These authors (Kruglyak et al.) bring up a significant point when they say,
... we note that when results appear to contradict decades of evidence from multiple fields, the default assumption should be that they arise from a hidden artifact or artifacts, and every effort should be made to rule these out before taking the results at face value.
The essence of their objection to the Shen et al. paper can be summarized in four points.
- The mutant strains may have additional defects caused by transformations.
- The mutant strains may have additional defects caused by deleting certain genes during preparation of the strains. "The combination of all of these effects means that strains in which each of the 21 genes were first deleted may have fitness differences from each other and from the single WT control strain, making it impossible to properly assign fitness to the individual engineered mutations.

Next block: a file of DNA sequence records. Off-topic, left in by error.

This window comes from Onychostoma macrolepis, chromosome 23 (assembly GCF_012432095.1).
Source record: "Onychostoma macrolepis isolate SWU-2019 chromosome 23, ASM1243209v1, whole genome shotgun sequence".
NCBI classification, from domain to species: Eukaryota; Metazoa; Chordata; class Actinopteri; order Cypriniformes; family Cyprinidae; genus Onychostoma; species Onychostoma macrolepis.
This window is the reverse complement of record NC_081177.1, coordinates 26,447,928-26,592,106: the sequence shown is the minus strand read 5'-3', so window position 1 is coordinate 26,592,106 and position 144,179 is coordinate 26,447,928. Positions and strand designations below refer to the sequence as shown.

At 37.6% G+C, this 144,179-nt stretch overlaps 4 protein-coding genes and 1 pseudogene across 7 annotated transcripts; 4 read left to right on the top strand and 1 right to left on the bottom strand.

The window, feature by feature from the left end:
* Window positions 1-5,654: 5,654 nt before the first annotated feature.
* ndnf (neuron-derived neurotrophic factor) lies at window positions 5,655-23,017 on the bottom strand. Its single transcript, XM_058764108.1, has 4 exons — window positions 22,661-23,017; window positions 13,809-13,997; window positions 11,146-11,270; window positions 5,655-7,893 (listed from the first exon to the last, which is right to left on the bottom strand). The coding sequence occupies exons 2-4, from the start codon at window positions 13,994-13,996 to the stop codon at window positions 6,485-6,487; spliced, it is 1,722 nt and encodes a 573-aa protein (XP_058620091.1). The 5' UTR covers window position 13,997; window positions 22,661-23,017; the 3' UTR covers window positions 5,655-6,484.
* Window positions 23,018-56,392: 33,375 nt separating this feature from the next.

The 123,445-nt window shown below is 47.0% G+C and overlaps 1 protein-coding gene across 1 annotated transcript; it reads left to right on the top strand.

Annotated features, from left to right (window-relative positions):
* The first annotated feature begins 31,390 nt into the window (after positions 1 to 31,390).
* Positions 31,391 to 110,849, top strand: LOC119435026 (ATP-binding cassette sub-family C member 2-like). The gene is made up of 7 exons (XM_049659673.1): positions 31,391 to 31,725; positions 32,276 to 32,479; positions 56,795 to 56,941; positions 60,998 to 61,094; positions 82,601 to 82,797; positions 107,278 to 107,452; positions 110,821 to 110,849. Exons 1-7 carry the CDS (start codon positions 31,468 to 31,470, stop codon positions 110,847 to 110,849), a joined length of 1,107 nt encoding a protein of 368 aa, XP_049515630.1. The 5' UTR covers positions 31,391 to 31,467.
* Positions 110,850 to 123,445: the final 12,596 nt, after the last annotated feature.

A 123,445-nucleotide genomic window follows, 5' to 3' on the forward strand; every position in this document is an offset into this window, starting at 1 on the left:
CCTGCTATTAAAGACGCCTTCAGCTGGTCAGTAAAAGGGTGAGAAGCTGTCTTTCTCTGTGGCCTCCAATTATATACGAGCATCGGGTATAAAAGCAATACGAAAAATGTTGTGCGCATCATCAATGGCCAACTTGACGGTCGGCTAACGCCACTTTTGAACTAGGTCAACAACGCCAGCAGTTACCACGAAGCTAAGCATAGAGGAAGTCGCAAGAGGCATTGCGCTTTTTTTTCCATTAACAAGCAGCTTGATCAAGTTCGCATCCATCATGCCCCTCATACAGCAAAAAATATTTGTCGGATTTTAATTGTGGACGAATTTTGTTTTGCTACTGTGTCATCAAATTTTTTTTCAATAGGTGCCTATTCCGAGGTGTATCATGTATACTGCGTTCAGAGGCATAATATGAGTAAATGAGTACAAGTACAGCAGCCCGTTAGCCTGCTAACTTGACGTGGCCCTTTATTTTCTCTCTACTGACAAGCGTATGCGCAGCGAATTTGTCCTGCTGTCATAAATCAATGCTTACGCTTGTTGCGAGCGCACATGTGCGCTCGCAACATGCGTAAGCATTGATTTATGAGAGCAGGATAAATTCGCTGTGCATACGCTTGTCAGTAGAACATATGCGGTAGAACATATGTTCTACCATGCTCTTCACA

- The CRISPR-Cas9 insertions may have created invisible fitness-reducing mutations.
- The minor differences in fitness differences and some anomalies in the data suggest a "potential bias in one of the assays."
But their main objection is the selection of the so-called wild-type strain. They don't believe that it serves as a valid control for the mutant strains since it was picked as a cloned, individual, healthy grower from a heterogeneous population. Thus Shen et al. may have inadvertently selected a "control" strain that grows a bit better than any of the original parental strains that were mutated.
The selection of a single WT strain is especially sensitive to potential ascertainment bias, as any obviously unhealthy strain would not be selected to represent WT fitness, but within the variant pools and among pools of the same variant there is no such filter.
The lead author on this paper joined with several other scientists who signed a letter that appears to be intended for publication in Nature [A minimal role for synonymous variation in human disease]. They say,